AIDS continued, but not as intensely as in the 1980s, and antivirals such as AZT [azidothymidine, the first antiviral against HIV/AIDS] were beginning to appear. Blood donor testing and the industrial process for producing blood products had already been greatly improved to prevent contamination. I went to several international congresses; I was interested in learning about new diagnostic tests, but I found a geopolitical and social context that I didn’t find in other scientific meetings. Congresses in this field completely expose the world’s ills, and those of Africa, and of women. Interestingly, two years ago, at the invitation of the Ministry of Health and CONASEMS [National Council of Municipal Health Secretariats], I went to a congress on AIDS in Amsterdam, in the Netherlands, and it seemed like I was still in the 1990s. Thirty years later, Africa’s problems, especially for women, remain enormous. In 1995, I returned to UNICAMP, took the competitive exam to become a professor and in 1997 I left to work at the bone marrow transplant unit at the University of Genoa, in Italy. I was already quite mature when I went, I was 45 years old, and it was great. I participated in almost everything with my colleagues at the university: I took care of the patients, collected exams, went to the operating room, aspirated bone marrow, and wrote studies. My career took off after I came back. In 2001, I competed for full professorship and in 2006 I returned to UNICAMP to head the Hemocentro.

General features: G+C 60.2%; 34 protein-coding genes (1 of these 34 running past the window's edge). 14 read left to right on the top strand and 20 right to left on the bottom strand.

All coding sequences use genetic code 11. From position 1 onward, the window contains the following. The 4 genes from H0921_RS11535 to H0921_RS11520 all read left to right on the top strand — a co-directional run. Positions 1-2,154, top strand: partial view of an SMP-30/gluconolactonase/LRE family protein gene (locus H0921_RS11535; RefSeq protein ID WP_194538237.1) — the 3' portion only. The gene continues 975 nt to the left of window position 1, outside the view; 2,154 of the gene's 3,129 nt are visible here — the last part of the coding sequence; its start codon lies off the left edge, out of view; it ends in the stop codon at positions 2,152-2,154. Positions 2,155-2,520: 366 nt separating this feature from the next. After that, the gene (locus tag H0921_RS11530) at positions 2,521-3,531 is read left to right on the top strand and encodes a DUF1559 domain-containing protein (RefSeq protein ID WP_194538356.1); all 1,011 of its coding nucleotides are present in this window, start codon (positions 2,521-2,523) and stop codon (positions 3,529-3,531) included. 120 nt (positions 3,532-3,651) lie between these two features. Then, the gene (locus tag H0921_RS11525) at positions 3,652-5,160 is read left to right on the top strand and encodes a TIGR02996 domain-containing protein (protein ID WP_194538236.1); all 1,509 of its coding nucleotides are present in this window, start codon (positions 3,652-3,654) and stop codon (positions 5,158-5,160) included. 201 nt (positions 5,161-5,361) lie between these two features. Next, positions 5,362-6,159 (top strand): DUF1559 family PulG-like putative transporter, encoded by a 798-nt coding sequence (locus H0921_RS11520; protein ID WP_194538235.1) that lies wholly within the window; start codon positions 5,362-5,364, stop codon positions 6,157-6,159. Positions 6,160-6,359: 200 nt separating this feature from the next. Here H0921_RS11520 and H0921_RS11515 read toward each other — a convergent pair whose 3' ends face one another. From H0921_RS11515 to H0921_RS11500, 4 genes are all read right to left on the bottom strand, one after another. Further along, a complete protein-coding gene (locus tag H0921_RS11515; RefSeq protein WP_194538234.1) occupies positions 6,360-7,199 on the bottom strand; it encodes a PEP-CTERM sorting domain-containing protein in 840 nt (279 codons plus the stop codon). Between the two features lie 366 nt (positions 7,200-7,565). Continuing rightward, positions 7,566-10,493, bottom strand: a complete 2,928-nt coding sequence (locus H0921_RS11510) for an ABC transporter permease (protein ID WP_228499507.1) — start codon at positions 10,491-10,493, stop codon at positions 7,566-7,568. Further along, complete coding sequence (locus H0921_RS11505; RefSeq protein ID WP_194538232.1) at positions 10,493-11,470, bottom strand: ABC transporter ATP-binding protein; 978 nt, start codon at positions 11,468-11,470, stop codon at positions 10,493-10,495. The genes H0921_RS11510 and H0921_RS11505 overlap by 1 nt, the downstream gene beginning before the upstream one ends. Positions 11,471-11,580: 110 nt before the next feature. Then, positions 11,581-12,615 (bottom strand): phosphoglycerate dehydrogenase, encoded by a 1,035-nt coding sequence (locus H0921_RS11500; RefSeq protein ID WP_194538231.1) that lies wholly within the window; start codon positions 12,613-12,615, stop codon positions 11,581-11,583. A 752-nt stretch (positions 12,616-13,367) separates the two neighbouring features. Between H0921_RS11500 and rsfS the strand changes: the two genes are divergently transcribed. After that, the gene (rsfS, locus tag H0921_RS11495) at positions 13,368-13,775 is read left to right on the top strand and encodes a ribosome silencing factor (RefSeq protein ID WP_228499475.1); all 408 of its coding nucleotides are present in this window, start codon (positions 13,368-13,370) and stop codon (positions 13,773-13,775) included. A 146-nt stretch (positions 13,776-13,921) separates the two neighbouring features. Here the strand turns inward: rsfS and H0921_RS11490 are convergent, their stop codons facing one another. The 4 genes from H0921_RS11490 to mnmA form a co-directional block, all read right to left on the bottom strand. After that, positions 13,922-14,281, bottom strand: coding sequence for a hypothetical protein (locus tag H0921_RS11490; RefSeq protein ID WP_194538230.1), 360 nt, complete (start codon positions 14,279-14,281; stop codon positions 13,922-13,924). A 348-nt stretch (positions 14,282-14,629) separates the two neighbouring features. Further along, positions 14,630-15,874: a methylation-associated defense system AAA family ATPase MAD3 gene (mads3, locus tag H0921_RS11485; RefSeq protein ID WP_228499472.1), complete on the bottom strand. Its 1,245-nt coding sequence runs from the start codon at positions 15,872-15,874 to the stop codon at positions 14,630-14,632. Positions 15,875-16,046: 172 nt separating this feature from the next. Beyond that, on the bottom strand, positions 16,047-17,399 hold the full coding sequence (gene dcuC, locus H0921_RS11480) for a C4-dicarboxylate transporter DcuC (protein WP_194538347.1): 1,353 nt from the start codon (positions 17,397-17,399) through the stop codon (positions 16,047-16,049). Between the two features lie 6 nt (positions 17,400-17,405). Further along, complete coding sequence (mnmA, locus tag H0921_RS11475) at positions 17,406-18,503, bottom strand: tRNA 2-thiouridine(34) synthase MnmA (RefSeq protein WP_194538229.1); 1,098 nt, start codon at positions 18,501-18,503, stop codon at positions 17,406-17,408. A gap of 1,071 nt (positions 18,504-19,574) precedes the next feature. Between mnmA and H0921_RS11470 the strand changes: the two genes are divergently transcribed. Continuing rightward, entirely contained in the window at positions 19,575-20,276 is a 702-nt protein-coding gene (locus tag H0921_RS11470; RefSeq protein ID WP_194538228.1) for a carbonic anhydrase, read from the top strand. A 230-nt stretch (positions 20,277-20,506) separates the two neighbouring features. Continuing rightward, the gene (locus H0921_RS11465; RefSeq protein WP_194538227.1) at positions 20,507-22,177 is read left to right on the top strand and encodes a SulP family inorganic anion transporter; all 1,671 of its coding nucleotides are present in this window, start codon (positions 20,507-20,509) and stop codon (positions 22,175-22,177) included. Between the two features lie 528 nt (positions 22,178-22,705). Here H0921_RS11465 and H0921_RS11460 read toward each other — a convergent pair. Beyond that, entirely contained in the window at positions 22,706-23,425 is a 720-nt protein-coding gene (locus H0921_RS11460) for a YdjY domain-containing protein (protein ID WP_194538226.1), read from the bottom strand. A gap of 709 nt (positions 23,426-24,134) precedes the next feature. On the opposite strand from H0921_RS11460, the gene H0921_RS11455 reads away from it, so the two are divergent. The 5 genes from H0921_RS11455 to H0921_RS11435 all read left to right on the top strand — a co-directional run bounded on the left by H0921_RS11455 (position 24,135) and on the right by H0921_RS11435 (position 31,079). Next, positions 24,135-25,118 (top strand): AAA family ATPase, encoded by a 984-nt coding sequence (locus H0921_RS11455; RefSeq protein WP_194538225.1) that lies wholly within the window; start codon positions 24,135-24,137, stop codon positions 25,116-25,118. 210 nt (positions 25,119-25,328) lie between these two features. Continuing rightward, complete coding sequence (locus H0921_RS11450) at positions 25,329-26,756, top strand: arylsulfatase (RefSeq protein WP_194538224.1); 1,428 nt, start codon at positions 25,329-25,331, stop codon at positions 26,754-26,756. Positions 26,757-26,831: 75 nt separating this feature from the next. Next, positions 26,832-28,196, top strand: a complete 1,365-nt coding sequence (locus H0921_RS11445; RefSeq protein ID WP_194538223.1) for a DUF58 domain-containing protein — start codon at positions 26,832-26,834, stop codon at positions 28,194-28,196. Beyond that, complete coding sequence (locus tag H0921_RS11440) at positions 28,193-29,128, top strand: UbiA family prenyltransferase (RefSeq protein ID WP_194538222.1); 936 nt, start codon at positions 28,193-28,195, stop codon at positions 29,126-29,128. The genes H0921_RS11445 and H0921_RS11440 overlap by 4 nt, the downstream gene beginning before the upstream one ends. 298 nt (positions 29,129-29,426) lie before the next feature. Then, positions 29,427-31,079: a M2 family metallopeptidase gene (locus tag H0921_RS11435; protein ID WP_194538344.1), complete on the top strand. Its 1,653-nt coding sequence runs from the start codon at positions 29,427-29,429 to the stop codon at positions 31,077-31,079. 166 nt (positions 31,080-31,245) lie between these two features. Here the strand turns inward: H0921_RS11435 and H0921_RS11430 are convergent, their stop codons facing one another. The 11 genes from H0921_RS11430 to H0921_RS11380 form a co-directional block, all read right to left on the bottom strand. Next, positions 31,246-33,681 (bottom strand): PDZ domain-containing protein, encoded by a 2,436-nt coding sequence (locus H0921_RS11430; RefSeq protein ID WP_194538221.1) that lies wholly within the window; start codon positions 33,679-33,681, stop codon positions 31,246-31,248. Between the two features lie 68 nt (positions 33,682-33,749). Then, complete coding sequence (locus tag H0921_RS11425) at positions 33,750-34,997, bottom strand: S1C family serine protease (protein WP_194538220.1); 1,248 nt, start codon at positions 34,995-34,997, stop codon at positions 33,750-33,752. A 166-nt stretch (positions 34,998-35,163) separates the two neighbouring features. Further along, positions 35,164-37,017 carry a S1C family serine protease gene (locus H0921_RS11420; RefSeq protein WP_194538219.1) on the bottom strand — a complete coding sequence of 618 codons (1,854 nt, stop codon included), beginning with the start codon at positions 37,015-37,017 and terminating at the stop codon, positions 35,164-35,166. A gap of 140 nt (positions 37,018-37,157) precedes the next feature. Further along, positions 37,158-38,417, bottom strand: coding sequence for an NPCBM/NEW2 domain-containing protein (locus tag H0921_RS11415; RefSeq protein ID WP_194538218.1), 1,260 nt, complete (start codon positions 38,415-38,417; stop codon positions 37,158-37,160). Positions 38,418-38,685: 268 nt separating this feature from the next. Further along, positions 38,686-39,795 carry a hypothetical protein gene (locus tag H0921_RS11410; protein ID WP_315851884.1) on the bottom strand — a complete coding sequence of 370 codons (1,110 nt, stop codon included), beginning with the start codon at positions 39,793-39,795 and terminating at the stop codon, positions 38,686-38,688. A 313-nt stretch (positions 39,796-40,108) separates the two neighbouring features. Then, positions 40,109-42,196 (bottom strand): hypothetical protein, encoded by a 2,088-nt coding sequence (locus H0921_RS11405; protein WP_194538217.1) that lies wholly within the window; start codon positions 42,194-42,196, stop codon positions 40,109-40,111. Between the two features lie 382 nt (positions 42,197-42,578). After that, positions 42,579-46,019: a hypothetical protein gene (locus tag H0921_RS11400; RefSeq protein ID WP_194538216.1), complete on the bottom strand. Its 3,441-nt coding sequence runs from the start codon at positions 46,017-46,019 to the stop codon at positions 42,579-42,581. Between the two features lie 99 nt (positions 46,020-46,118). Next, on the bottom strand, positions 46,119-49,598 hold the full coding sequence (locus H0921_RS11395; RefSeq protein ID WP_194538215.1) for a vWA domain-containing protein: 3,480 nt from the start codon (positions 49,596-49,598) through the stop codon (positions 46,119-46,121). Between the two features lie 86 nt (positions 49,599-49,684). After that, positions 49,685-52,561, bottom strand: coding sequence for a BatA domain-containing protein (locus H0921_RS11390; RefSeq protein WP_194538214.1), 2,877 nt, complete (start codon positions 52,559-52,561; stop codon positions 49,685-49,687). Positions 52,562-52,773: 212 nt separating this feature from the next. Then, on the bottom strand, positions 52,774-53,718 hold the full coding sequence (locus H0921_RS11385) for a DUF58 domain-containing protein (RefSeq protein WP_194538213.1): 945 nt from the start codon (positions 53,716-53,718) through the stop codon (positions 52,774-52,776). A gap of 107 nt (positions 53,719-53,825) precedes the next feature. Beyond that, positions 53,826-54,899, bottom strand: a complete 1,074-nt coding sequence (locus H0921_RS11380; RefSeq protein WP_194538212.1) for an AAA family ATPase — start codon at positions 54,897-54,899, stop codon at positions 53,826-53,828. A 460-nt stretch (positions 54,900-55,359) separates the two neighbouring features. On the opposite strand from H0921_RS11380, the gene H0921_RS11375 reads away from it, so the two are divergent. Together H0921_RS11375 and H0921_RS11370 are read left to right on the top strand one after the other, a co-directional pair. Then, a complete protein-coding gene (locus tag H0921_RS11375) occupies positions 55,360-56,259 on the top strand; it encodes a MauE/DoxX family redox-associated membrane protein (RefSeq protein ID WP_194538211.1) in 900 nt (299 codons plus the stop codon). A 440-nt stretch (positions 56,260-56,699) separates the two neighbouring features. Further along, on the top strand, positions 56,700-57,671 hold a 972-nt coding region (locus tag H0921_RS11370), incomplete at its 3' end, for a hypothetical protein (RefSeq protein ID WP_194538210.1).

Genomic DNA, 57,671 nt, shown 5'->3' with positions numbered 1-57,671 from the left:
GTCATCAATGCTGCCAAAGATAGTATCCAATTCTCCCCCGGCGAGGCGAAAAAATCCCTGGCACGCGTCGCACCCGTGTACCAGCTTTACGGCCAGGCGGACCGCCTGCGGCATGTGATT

Every epidemic is different and works by its own logic. Every virus or bacteria has its own methods of transmission
Who were your mentors?
Many people have guided me and been at my side so I would make fewer mistakes. I learned a lot from Pinotti and from David, whom I met during the HIV/AIDS epidemic. When I was appointed to the secretariat, one of the first people to come talk to me was Adib Jatene [1929–2014], who was then the director of the School of Medicine at USP [University of São Paulo]. We spent an afternoon talking. Antônio Ermírio de Moraes [1928–2014], a businessman who looked after the [Hospital] Beneficência Portuguesa, now BP, also showed up to chat. He didn’t want anything, just to talk. I learned a lot from him about how to engage with philanthropic hospitals.